Bringing up baby (bird)

It’s spring, and bird breeding season is in full flow! Birds are parents and parented, just as we are – but often, their methods are very different to ours.

Posted 5 min read
Guillemot with an egg at RSPB Bempton Cliffs

Do you know someone who’s reluctant to leave home? They’re like the albatross. Albatross chicks are in the nest for a whole year before they decide to leave, unlike Robin chicks, who fly the nest after just a month after they’ve hatched.

Albatross species tend to pair for life, return to the same breeding grounds year after year, but the secret to their long relationships could well be that for many months of the year, they don’t see each other at all.

Albatrosses also wait until they’re seven years old before they breed, so spend a long time being a teenager and soaring around the high seas.

Tristan Albatross chick on nest at Gough Island

That approach couldn’t be any more different to the one taken by Cuckoos. They’re known as brood parasites, laying their eggs in the nests of other birds species, who then raise the Cuckoo chick as their own. Some of the most common Cuckoo foster parents are Dunnocks, Meadow Pipits and Reed Warblers. Interestingly, studies have shown that they’re often loyal to their foster species, laying their eggs in the same kind of nest that they hatched in.

The chick hatches after approximately 10 days, and then it pushes any other eggs or chicks out of its nest. The adoptive parents will continue to feed the young Cuckoo, even though, at this point, it’s probably two or three times their size.

And whilst it’s often the female adoptive parent that looks after the Cuckoo chick, it’s not always the case that the female birds take on the largest share of the parenting. Female Dotterels lay the eggs, but then the males take over to incubate and raise their young. At this point, the females move on, and may well mate with other males in order to continue the survival of the species. Also, female Dotterels are brighter and more colourful than the males, and only return to the nest if they need to defend it from predators.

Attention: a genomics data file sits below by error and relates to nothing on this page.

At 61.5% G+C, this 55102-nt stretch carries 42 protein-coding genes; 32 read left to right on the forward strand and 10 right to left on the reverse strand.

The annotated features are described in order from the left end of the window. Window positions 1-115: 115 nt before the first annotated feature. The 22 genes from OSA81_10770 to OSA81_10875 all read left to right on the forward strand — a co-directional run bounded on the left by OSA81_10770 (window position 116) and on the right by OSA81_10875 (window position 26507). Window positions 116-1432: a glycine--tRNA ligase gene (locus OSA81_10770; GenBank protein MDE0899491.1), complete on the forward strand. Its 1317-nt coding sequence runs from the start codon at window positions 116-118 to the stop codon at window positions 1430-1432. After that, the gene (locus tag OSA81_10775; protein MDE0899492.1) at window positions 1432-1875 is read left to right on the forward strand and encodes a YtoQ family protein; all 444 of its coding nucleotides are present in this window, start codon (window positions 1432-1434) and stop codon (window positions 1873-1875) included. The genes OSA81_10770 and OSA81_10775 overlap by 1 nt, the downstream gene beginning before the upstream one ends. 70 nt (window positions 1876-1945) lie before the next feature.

A young Cuckoo in a Reed Warbler’s nest, being fed by an adult Reed Warbler

In contrast, Great Crested Grebes divide up the parenting role. They make a floating nest, which usually contains two eggs, and incubate in shifts of around two hours at a time. Unlike some bird species, grebe chicks can swim and dive almost from the point they hatch, but the adult birds carry them on their backs until they’ve been taught how to dive and fish, which lasts for around three weeks.

Great Crested Grebes are clearly ensuring that their chicks have the best start in life, and are able to hunt food for themselves before they’re ready to go it alone. But other birds take a more dramatic approach. Guillemots take a much bigger leap of faith. Whilst some chicks of other species wait until they can fly before leaving the nest, Guillemot chicks don’t do this. Guillemots lay a single egg on high cliffs, which both parents incubate under their feet. Just three weeks after hatching, the chicks move to the edge of the cliff, spread their not-quite developed wings and take a ‘leap of faith’ towards the sea below. That’s why they’re known as ‘jumplings’. From here, the male takes over, leading the chick out to the open sea where it can then grow flight feathers and become truly independent.

Great crested grebe sitting on nest with chick on back

If you’ve enjoyed reading these facts about bird behaviour, then you’ll love the Natural History Museum’s new exhibition called Birds: Brilliant and Bizarre, in affiliation with the RSPB. This new exhibition explores birds’ incredible story throughout history – from surviving the mass extinction event that wiped out the dinosaurs, to how they diversified into a staggering 11,000 distinct species. As an added bonus, RSPB members get 20% off tickets to the exhibition. 

Get tickets

Share this article